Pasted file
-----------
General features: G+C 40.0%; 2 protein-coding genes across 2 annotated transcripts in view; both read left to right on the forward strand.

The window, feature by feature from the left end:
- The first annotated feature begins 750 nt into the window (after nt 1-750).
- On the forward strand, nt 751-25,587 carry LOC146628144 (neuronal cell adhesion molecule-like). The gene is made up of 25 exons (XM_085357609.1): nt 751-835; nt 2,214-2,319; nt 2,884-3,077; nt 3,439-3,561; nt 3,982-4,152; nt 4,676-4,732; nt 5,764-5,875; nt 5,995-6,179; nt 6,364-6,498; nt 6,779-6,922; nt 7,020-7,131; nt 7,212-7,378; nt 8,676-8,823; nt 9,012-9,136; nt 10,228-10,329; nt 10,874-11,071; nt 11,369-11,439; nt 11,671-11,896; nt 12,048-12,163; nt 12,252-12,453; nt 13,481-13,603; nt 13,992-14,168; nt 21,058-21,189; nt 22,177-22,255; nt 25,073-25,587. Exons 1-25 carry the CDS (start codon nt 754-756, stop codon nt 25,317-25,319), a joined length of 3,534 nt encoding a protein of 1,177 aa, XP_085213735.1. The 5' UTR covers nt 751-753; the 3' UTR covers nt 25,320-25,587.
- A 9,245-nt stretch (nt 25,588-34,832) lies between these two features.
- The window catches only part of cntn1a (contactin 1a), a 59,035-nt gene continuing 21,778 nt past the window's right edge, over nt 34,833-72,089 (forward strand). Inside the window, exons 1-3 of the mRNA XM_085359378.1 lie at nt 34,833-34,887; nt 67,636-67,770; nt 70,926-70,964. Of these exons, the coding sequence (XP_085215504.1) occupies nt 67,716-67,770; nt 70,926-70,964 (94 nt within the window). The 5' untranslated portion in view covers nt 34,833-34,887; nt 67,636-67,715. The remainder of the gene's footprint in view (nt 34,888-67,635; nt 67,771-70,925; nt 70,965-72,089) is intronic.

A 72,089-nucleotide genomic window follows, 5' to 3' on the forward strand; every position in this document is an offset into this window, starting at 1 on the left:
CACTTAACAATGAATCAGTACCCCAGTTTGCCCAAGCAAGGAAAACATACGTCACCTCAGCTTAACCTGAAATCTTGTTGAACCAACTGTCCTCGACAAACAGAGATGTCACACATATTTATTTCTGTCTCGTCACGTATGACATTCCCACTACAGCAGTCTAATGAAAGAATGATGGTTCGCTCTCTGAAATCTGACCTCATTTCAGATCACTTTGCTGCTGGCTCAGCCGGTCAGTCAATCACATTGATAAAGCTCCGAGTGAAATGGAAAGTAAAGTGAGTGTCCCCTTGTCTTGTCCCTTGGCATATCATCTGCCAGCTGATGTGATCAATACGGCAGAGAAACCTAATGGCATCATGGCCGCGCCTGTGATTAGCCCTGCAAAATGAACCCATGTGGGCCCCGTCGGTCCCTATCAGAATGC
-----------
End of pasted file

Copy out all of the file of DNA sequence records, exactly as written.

General features: G+C 40.0%; 2 protein-coding genes across 2 annotated transcripts in view; both read left to right on the forward strand.

The window, feature by feature from the left end:
- The first annotated feature begins 750 nt into the window (after nt 1-750).
- On the forward strand, nt 751-25,587 carry LOC146628144 (neuronal cell adhesion molecule-like). The gene is made up of 25 exons (XM_085357609.1): nt 751-835; nt 2,214-2,319; nt 2,884-3,077; nt 3,439-3,561; nt 3,982-4,152; nt 4,676-4,732; nt 5,764-5,875; nt 5,995-6,179; nt 6,364-6,498; nt 6,779-6,922; nt 7,020-7,131; nt 7,212-7,378; nt 8,676-8,823; nt 9,012-9,136; nt 10,228-10,329; nt 10,874-11,071; nt 11,369-11,439; nt 11,671-11,896; nt 12,048-12,163; nt 12,252-12,453; nt 13,481-13,603; nt 13,992-14,168; nt 21,058-21,189; nt 22,177-22,255; nt 25,073-25,587. Exons 1-25 carry the CDS (start codon nt 754-756, stop codon nt 25,317-25,319), a joined length of 3,534 nt encoding a protein of 1,177 aa, XP_085213735.1. The 5' UTR covers nt 751-753; the 3' UTR covers nt 25,320-25,587.
- A 9,245-nt stretch (nt 25,588-34,832) lies between these two features.
- The window catches only part of cntn1a (contactin 1a), a 59,035-nt gene continuing 21,778 nt past the window's right edge, over nt 34,833-72,089 (forward strand). Inside the window, exons 1-3 of the mRNA XM_085359378.1 lie at nt 34,833-34,887; nt 67,636-67,770; nt 70,926-70,964. Of these exons, the coding sequence (XP_085215504.1) occupies nt 67,716-67,770; nt 70,926-70,964 (94 nt within the window). The 5' untranslated portion in view covers nt 34,833-34,887; nt 67,636-67,715. The remainder of the gene's footprint in view (nt 34,888-67,635; nt 67,771-70,925; nt 70,965-72,089) is intronic.

A 72,089-nucleotide genomic window follows, 5' to 3' on the forward strand; every position in this document is an offset into this window, starting at 1 on the left:
CACTTAACAATGAATCAGTACCCCAGTTTGCCCAAGCAAGGAAAACATACGTCACCTCAGCTTAACCTGAAATCTTGTTGAACCAACTGTCCTCGACAAACAGAGATGTCACACATATTTATTTCTGTCTCGTCACGTATGACATTCCCACTACAGCAGTCTAATGAAAGAATGATGGTTCGCTCTCTGAAATCTGACCTCATTTCAGATCACTTTGCTGCTGGCTCAGCCGGTCAGTCAATCACATTGATAAAGCTCCGAGTGAAATGGAAAGTAAAGTGAGTGTCCCCTTGTCTTGTCCCTTGGCATATCATCTGCCAGCTGATGTGATCAATACGGCAGAGAAACCTAATGGCATCATGGCCGCGCCTGTGATTAGCCCTGCAAAATGAACCCATGTGGGCCCCGTCGGTCCCTATCAGAATGC